The Top High-Yield Muni Bond Fund

10/12/2011 12:52 pm EST

Focus: FUNDS

A year ago, many analysts were predicting a municipal bond meltdown, but that has hardly been the case, writes Steven Pikelny of

Pioneer Municipal High Income (MHI) is a high-yield municipal closed-end fund, or CEF, that generates most of its income through speculative-grade and nonrated municipal bonds. The fund has had above-average performance since inception in July 2003, and has been able to provide high distributions with lower-than-average leverage.

Because high-yield municipal bonds are considered riskier than investment-grade munis, this fund is not suitable for all investors. However, for those looking to access the illiquid high-yield municipal-bond market, this fund may fit the bill.

MHI’s investment objective is to generate high levels of tax-exempt income. It accomplishes this by investing at least 40% of its assets in speculative-grade and nonrated munis from various states. These junk bonds typically pay higher yields than investment-grade bonds as compensation for increased credit risk.

The fund determines its sector, state, and maturity weightings by conducting top-down macroeconomic analysis, followed by bottom-up fundamental research in an attempt to discover undervalued securities. Managers favor revenue bonds to general-obligation bonds due to their steady revenue streams.

As of July 31, about half of the fund’s 134 holdings were non-investment-grade or unrated. The portfolio’s average weighted credit quality was BB+, about average for its peer group (Morningstar determines average credit quality by placing more weight on lower-rated bonds).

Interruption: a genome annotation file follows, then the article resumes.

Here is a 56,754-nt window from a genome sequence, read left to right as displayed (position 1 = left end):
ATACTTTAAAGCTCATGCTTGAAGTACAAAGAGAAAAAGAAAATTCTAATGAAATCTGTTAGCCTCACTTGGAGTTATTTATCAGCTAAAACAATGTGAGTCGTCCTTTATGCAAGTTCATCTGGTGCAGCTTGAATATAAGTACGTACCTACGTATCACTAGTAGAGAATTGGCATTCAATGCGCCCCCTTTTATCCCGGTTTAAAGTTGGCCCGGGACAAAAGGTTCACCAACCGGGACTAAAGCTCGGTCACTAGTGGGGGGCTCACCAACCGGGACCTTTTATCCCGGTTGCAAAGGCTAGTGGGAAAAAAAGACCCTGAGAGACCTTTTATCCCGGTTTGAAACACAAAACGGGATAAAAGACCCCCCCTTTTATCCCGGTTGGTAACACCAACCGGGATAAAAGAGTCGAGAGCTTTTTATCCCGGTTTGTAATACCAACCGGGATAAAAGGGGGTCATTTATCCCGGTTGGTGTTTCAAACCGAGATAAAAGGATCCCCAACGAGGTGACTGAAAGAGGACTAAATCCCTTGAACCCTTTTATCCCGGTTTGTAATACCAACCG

Currently, the fund has large exposure to health care and transportation (33% and 16.5% of the portfolio, respectively).

Its emphasis on revenue bonds is exemplified in its 1.22% allocation to a bond from Central Falls, Rhode Island, which is tied to the revenues of a detention faculty. Although pension obligations pushed this small city into default in August of this year, the detention center is still able to make its promised payments, as its revenues were unaffected.

About 60% of holdings mature in more than ten years. This, along with its lower-rated holdings, pushes the fund’s leverage-adjusted duration (a measure of interest-rate sensitivity) to 12.6 years, which is on par with the peer average.

MHI is one of the least leveraged high-yield muni CEFs, with a leverage ratio of 1.33 (total assets/net assets), which is well below the peer average of 1.56. The fund’s leverage is composed entirely of auction-rate preferred shares, which during the last full fiscal year had an interest rate of 0.4%.

This fund, which carries a Morningstar Rating of three stars, has outperformed both the Morningstar US High Yield Municipal Leveraged peer group and the Bank of America Municipals BBB Rated Index over one-, three-, and five-year periods.

In the past year, the fund has matched peer performance with a gain of 5%. For the latest three- and five-year annualized periods, the fund has beaten peers: It’s up 11% and 5%, while the peer group is up 8% and 3%.

Although the fund was hit hard during the 2008 financial crisis, losing 27% of its net asset value, it rebounded strongly in 2009 with a 43% gain, compared with a 36% loss and 52% gain for other high-yield muni CEFs.